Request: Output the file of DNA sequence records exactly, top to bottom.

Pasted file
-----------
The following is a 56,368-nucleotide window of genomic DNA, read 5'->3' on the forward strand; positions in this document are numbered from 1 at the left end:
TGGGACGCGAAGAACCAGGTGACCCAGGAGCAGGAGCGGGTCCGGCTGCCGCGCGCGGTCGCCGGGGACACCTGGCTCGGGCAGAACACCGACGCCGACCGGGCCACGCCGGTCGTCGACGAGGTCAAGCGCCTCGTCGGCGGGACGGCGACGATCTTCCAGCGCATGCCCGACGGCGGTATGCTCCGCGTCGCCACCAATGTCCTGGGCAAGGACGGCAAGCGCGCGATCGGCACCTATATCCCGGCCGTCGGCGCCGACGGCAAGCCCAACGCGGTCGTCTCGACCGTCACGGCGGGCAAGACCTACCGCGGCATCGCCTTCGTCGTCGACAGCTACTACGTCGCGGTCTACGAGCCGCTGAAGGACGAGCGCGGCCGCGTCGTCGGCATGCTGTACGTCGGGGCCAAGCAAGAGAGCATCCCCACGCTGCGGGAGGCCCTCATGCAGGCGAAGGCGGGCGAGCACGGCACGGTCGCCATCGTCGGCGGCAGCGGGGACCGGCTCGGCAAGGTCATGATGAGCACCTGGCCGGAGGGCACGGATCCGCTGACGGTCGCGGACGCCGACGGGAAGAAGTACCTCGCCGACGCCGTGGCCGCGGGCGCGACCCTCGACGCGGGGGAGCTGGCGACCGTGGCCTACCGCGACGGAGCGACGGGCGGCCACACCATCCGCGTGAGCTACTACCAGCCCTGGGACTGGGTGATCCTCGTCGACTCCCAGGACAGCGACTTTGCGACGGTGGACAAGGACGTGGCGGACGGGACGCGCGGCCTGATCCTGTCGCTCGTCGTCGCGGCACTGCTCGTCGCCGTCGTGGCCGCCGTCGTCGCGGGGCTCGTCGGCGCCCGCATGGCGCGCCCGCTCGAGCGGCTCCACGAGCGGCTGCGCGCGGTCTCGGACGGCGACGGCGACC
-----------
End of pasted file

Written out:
The following is a 56,368-nucleotide window of genomic DNA, read 5'->3' on the forward strand; positions in this document are numbered from 1 at the left end:
TGGGACGCGAAGAACCAGGTGACCCAGGAGCAGGAGCGGGTCCGGCTGCCGCGCGCGGTCGCCGGGGACACCTGGCTCGGGCAGAACACCGACGCCGACCGGGCCACGCCGGTCGTCGACGAGGTCAAGCGCCTCGTCGGCGGGACGGCGACGATCTTCCAGCGCATGCCCGACGGCGGTATGCTCCGCGTCGCCACCAATGTCCTGGGCAAGGACGGCAAGCGCGCGATCGGCACCTATATCCCGGCCGTCGGCGCCGACGGCAAGCCCAACGCGGTCGTCTCGACCGTCACGGCGGGCAAGACCTACCGCGGCATCGCCTTCGTCGTCGACAGCTACTACGTCGCGGTCTACGAGCCGCTGAAGGACGAGCGCGGCCGCGTCGTCGGCATGCTGTACGTCGGGGCCAAGCAAGAGAGCATCCCCACGCTGCGGGAGGCCCTCATGCAGGCGAAGGCGGGCGAGCACGGCACGGTCGCCATCGTCGGCGGCAGCGGGGACCGGCTCGGCAAGGTCATGATGAGCACCTGGCCGGAGGGCACGGATCCGCTGACGGTCGCGGACGCCGACGGGAAGAAGTACCTCGCCGACGCCGTGGCCGCGGGCGCGACCCTCGACGCGGGGGAGCTGGCGACCGTGGCCTACCGCGACGGAGCGACGGGCGGCCACACCATCCGCGTGAGCTACTACCAGCCCTGGGACTGGGTGATCCTCGTCGACTCCCAGGACAGCGACTTTGCGACGGTGGACAAGGACGTGGCGGACGGGACGCGCGGCCTGATCCTGTCGCTCGTCGTCGCGGCACTGCTCGTCGCCGTCGTGGCCGCCGTCGTCGCGGGGCTCGTCGGCGCCCGCATGGCGCGCCCGCTCGAGCGGCTCCACGAGCGGCTGCGCGCGGTCTCGGACGGCGACGGCGACC